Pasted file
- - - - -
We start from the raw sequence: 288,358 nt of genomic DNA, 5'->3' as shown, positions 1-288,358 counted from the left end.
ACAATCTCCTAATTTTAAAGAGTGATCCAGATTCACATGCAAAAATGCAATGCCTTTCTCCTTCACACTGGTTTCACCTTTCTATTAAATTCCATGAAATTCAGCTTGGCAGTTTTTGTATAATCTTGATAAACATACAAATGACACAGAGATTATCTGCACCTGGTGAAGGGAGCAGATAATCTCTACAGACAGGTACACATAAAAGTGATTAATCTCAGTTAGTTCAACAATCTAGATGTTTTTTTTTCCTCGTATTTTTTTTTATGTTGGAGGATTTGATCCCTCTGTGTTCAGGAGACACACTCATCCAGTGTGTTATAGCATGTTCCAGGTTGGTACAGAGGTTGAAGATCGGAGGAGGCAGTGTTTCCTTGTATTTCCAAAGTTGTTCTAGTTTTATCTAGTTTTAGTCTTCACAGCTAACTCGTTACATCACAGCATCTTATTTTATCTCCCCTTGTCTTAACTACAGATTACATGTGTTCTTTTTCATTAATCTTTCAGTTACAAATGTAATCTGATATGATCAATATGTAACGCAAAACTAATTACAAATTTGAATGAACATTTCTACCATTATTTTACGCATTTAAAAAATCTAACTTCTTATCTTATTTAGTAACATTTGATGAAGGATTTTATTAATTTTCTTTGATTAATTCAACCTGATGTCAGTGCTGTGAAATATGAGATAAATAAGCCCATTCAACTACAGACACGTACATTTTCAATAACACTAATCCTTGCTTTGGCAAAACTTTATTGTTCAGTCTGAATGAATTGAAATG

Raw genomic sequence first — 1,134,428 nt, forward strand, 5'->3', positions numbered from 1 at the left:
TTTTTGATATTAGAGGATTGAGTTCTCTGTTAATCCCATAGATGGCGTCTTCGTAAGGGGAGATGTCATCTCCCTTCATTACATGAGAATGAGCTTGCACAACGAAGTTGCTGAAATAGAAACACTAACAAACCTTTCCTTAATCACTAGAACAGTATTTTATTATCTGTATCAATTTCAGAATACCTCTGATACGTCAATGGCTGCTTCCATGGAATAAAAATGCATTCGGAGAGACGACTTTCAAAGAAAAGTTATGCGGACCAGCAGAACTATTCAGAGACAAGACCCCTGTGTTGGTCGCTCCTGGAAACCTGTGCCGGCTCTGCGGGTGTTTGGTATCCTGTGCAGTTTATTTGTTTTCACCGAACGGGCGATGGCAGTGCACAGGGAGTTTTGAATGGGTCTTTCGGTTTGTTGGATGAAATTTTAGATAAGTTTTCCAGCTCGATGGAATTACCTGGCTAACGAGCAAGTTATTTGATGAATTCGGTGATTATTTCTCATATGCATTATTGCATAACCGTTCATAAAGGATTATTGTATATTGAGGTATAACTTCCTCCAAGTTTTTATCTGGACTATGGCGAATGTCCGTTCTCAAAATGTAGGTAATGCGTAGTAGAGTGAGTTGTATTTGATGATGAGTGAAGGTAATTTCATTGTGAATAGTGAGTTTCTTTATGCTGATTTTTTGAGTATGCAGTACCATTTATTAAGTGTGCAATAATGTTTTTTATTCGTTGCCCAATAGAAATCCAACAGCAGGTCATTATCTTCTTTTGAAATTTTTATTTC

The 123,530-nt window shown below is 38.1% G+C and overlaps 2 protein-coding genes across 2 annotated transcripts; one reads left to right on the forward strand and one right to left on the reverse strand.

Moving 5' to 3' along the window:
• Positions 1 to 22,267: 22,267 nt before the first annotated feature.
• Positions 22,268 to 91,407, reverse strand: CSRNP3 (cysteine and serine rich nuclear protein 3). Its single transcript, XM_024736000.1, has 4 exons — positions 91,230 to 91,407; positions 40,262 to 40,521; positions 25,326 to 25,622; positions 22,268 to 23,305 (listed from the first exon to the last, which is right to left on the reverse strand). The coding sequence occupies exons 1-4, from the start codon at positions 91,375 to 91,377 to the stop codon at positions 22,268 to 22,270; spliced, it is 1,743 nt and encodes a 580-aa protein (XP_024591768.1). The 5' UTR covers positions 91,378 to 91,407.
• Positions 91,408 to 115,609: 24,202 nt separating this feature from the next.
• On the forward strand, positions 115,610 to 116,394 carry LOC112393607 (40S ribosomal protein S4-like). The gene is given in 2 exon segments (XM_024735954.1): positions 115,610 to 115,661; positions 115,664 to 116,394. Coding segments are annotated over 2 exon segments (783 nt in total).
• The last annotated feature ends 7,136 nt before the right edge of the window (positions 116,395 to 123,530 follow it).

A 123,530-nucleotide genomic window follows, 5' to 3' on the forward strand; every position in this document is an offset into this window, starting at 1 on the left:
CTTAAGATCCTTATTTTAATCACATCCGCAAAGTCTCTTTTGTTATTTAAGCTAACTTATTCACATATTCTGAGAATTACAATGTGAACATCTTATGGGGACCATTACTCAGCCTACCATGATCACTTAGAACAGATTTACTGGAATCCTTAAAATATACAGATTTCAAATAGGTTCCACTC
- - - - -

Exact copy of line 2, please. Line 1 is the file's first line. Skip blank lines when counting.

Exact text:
ACAATCTCCTAATTTTAAAGAGTGATCCAGATTCACATGCAAAAATGCAATGCCTTTCTCCTTCACACTGGTTTCACCTTTCTATTAAATTCCATGAAATTCAGCTTGGCAGTTTTTGTATAATCTTGATAAACATACAAATGACACAGAGATTATCTGCACCTGGTGAAGGGAGCAGATAATCTCTACAGACAGGTACACATAAAAGTGATTAATCTCAGTTAGTTCAACAATCTAGATGTTTTTTTTTCCTCGTATTTTTTTTTATGTTGGAGGATTTGATCCCTCTGTGTTCAGGAGACACACTCATCCAGTGTGTTATAGCATGTTCCAGGTTGGTACAGAGGTTGAAGATCGGAGGAGGCAGTGTTTCCTTGTATTTCCAAAGTTGTTCTAGTTTTATCTAGTTTTAGTCTTCACAGCTAACTCGTTACATCACAGCATCTTATTTTATCTCCCCTTGTCTTAACTACAGATTACATGTGTTCTTTTTCATTAATCTTTCAGTTACAAATGTAATCTGATATGATCAATATGTAACGCAAAACTAATTACAAATTTGAATGAACATTTCTACCATTATTTTACGCATTTAAAAAATCTAACTTCTTATCTTATTTAGTAACATTTGATGAAGGATTTTATTAATTTTCTTTGATTAATTCAACCTGATGTCAGTGCTGTGAAATATGAGATAAATAAGCCCATTCAACTACAGACACGTACATTTTCAATAACACTAATCCTTGCTTTGGCAAAACTTTATTGTTCAGTCTGAATGAATTGAAATG